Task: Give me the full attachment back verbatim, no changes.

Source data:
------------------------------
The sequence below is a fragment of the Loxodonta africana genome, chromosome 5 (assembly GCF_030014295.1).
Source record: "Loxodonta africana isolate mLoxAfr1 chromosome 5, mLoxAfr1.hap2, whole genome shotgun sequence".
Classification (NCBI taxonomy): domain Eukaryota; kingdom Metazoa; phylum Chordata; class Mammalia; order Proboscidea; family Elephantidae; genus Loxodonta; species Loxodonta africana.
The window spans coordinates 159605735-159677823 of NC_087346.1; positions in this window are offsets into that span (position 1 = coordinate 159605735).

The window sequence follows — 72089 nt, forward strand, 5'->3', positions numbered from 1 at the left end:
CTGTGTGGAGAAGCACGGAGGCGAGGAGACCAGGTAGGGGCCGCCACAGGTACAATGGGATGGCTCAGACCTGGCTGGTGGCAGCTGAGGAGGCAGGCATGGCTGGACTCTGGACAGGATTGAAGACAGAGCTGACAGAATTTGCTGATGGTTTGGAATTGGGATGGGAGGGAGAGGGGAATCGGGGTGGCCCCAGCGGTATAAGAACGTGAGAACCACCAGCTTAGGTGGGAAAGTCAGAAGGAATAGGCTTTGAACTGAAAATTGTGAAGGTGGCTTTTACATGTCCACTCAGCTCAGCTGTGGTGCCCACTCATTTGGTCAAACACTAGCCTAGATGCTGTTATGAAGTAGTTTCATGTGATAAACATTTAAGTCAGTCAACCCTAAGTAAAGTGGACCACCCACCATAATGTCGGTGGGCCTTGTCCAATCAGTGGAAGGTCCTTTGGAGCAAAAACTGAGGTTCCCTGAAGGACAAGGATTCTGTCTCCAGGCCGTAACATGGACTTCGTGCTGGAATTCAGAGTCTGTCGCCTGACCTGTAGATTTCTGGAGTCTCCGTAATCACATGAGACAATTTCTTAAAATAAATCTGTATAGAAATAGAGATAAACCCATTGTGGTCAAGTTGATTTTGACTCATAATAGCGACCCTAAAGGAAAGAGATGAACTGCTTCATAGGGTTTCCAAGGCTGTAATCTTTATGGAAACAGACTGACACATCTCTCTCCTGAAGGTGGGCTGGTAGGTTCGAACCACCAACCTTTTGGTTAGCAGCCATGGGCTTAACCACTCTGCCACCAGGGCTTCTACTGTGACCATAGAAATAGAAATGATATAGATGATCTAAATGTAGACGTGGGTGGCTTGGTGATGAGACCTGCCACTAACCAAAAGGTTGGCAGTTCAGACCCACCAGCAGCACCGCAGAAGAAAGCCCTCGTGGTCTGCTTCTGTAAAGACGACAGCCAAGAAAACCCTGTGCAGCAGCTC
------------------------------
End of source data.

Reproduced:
The sequence below is a fragment of the Loxodonta africana genome, chromosome 5 (assembly GCF_030014295.1).
Source record: "Loxodonta africana isolate mLoxAfr1 chromosome 5, mLoxAfr1.hap2, whole genome shotgun sequence".
Classification (NCBI taxonomy): domain Eukaryota; kingdom Metazoa; phylum Chordata; class Mammalia; order Proboscidea; family Elephantidae; genus Loxodonta; species Loxodonta africana.
The window spans coordinates 159605735-159677823 of NC_087346.1; positions in this window are offsets into that span (position 1 = coordinate 159605735).

The window sequence follows — 72089 nt, forward strand, 5'->3', positions numbered from 1 at the left end:
CTGTGTGGAGAAGCACGGAGGCGAGGAGACCAGGTAGGGGCCGCCACAGGTACAATGGGATGGCTCAGACCTGGCTGGTGGCAGCTGAGGAGGCAGGCATGGCTGGACTCTGGACAGGATTGAAGACAGAGCTGACAGAATTTGCTGATGGTTTGGAATTGGGATGGGAGGGAGAGGGGAATCGGGGTGGCCCCAGCGGTATAAGAACGTGAGAACCACCAGCTTAGGTGGGAAAGTCAGAAGGAATAGGCTTTGAACTGAAAATTGTGAAGGTGGCTTTTACATGTCCACTCAGCTCAGCTGTGGTGCCCACTCATTTGGTCAAACACTAGCCTAGATGCTGTTATGAAGTAGTTTCATGTGATAAACATTTAAGTCAGTCAACCCTAAGTAAAGTGGACCACCCACCATAATGTCGGTGGGCCTTGTCCAATCAGTGGAAGGTCCTTTGGAGCAAAAACTGAGGTTCCCTGAAGGACAAGGATTCTGTCTCCAGGCCGTAACATGGACTTCGTGCTGGAATTCAGAGTCTGTCGCCTGACCTGTAGATTTCTGGAGTCTCCGTAATCACATGAGACAATTTCTTAAAATAAATCTGTATAGAAATAGAGATAAACCCATTGTGGTCAAGTTGATTTTGACTCATAATAGCGACCCTAAAGGAAAGAGATGAACTGCTTCATAGGGTTTCCAAGGCTGTAATCTTTATGGAAACAGACTGACACATCTCTCTCCTGAAGGTGGGCTGGTAGGTTCGAACCACCAACCTTTTGGTTAGCAGCCATGGGCTTAACCACTCTGCCACCAGGGCTTCTACTGTGACCATAGAAATAGAAATGATATAGATGATCTAAATGTAGACGTGGGTGGCTTGGTGATGAGACCTGCCACTAACCAAAAGGTTGGCAGTTCAGACCCACCAGCAGCACCGCAGAAGAAAGCCCTCGTGGTCTGCTTCTGTAAAGACGACAGCCAAGAAAACCCTGTGCAGCAGCTC